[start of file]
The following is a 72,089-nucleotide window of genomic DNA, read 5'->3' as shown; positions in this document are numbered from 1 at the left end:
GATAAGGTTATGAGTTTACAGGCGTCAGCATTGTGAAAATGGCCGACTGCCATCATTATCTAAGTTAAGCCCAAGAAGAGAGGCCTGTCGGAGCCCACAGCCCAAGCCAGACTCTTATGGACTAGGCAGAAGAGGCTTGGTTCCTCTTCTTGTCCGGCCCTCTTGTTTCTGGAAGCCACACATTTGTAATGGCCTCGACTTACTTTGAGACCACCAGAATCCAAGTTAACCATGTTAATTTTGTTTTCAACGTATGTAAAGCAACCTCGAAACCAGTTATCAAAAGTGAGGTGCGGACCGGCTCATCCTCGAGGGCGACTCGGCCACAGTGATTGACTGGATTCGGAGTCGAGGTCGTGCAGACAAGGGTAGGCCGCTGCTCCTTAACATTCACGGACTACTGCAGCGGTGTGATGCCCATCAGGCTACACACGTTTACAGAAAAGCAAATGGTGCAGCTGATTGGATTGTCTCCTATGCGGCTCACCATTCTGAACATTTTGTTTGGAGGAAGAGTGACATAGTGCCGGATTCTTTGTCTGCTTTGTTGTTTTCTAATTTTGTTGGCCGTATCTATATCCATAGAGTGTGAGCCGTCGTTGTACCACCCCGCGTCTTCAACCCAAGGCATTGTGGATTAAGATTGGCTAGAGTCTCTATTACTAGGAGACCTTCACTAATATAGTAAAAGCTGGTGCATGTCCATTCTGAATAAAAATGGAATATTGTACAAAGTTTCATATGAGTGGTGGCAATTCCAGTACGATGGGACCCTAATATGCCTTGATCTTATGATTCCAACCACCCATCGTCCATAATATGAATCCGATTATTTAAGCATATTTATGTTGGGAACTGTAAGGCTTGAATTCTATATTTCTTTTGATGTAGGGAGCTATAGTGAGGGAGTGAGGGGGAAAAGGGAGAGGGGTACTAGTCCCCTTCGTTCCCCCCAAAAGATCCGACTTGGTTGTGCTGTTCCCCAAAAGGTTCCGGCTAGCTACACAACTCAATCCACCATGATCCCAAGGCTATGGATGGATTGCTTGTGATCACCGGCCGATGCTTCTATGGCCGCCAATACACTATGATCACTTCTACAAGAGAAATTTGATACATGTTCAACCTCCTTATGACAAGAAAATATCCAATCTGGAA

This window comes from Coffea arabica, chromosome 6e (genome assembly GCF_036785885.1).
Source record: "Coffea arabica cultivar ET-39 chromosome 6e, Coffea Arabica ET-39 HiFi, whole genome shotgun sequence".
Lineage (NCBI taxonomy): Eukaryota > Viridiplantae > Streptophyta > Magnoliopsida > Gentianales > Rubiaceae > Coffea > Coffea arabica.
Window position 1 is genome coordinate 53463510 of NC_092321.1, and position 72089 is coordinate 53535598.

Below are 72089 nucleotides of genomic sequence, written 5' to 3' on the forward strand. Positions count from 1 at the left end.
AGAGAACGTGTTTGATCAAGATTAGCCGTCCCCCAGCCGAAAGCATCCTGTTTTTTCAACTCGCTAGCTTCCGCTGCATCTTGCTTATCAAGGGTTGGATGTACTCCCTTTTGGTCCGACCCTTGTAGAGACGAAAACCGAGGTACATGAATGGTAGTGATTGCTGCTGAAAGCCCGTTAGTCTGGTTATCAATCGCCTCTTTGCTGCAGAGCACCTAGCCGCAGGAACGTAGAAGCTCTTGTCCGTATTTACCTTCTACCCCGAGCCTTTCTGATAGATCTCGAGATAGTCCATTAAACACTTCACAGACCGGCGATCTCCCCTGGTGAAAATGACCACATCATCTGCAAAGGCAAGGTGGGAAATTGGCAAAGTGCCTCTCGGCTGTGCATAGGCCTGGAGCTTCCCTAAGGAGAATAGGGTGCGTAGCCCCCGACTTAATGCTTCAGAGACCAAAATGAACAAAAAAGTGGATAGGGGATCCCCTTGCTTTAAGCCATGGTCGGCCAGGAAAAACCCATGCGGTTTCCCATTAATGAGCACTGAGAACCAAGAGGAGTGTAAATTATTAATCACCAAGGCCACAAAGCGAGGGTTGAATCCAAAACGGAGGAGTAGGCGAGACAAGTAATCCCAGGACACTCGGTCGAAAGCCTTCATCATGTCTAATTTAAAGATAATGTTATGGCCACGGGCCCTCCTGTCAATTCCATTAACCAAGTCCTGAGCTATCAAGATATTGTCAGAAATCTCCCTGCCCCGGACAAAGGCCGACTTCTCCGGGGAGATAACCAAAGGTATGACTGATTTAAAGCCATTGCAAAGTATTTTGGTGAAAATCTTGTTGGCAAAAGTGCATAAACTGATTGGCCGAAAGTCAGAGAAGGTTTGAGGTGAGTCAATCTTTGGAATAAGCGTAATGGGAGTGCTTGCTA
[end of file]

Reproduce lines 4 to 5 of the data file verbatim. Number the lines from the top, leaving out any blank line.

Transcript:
Source record: "Coffea arabica cultivar ET-39 chromosome 6e, Coffea Arabica ET-39 HiFi, whole genome shotgun sequence".
Lineage (NCBI taxonomy): Eukaryota > Viridiplantae > Streptophyta > Magnoliopsida > Gentianales > Rubiaceae > Coffea > Coffea arabica.